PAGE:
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Clydesdales/Athenas (200+ lb / 91+ kg) Looking to lose that spare tire? Ideal weight 200+? Frustrated being a large cyclist in a sport geared for the ultra-light? Learn about the bikes and parts that can take the abuse of a heavier cyclist, how to keep your body going while losing the weight, and get support from others who've been successful.

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Old 06-16-11, 04:10 PM   #1
MLKATO
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Dieting and biking.

My brother in law changed his diet and has lost about 50 lbs. He eats but one good meal a day,but eats a lot of fruit and nuts along the day. I would like to do this but I;m afraid I'll bonk. I guess I'd have to eat oatmeal or yogurt,toast and fruit for a morning meal. Then a sandwich or tuna and crackers for lunch,and a decent dinner. I guess my doctor would agree with this. I love salads,but I can only have one a week because of medication. and what do you bring on the ride in case you satrt to bonk?
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Old 06-16-11, 04:32 PM   #2
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Sorry to say this MLKATO, but you will have to try a diet to see if it works for you. People have success with a lot of different programs, but that won't guarantee it would work for you.

Anytime you change your normal eating, dietary, and/or exercise habits you should expect a period of adjustment. Some adjustment periods are easier than others. Just stick with it for approximately 2-3 weeks and see how you feel and what progress you made. If you feel it is not working than maybe make some minor adjustments, but again give it time.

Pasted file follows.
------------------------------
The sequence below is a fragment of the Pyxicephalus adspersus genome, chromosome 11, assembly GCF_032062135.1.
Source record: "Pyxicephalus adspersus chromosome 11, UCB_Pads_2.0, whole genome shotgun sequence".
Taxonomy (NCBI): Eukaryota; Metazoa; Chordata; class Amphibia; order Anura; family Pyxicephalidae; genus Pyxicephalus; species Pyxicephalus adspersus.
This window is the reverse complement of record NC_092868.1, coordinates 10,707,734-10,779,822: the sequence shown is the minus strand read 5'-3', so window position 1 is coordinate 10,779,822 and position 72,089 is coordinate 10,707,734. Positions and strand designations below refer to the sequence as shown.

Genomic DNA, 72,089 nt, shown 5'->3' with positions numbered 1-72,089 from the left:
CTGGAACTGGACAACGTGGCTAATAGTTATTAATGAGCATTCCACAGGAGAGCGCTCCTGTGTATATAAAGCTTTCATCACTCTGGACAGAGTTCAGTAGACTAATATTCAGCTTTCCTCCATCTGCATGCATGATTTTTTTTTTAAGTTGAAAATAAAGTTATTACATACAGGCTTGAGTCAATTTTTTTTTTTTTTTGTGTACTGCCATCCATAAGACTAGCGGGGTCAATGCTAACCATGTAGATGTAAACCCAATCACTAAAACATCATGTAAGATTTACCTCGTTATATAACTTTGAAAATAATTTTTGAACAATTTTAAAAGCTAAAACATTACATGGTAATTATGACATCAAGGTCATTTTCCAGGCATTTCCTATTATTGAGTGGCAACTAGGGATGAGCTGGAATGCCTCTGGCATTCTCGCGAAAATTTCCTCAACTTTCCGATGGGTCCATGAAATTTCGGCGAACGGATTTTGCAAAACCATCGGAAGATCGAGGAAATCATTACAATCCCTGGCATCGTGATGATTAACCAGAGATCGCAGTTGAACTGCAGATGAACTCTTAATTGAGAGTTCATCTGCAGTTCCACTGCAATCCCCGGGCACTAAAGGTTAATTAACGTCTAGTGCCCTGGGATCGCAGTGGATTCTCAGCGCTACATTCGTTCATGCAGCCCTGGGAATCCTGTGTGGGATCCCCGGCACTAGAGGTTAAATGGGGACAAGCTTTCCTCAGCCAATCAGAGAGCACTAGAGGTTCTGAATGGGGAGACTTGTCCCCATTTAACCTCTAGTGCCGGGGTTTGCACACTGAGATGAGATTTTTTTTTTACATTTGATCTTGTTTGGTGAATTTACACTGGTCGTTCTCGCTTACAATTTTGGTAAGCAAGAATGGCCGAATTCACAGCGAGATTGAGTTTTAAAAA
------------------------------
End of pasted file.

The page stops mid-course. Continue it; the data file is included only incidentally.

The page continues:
I'm not a "calories in vs. calories out person". To me that equation is to simplistic, and never tells the whole story. Its like describing a tree to someone by showing them a branch .
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Old 06-16-11, 04:46 PM   #3
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I have to agree with exile, you need to find a dietary adjustment that works for you.

As for what I bring with me while riding...I have found that eating a Clif bar or any other energy bar 30 minutes before riding will keep me going for 2 hours before bonking out. If I want to keep going, I will eat a couple bites of a Clif bar every hour or so.
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Old 06-16-11, 06:21 PM   #4
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I guess I'm looking more lifestyle change than a "diet". I have been cutting back,that has been the change so far. My wife and I do go out,but we avoid the buffet places....except the Chinese place I like that has sushi and crablegs! And I don't go there often. I ate salad almost exclusively one year and dropped a bunch of weight and inches. But that was before I got put on heart meds. Grilled chicken,fish are in,hamburgers and fried porkchops are out.
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Old 06-16-11, 06:34 PM   #5
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MLKATO I was very successful with a lifestyle change which involved riding the bike daily (commuting to/from work), change in diet, stopped smoking (I smoked a pipe and occasional cigar). The motivation for me to make the changes came from a heart attack which was 8 years ago - you will need to find what works for you, but here is what works for me:
Balanced breakfast which is mostly carbs, with some protein and some fruit - typical would be cereal with milk and banana, orange juice and tea.
Light lunch, perhaps fruit and a yogurt.
'Normal' dinner, usually heavy on carbs and veggies, low on fat. I tend to eat soon after I get home, so I have a few hours to digest before bed.

I keep a bowl of fruit on my desk at work - keeps me from going to get chocolate when I get hungry at around 3:00 in the afternoon.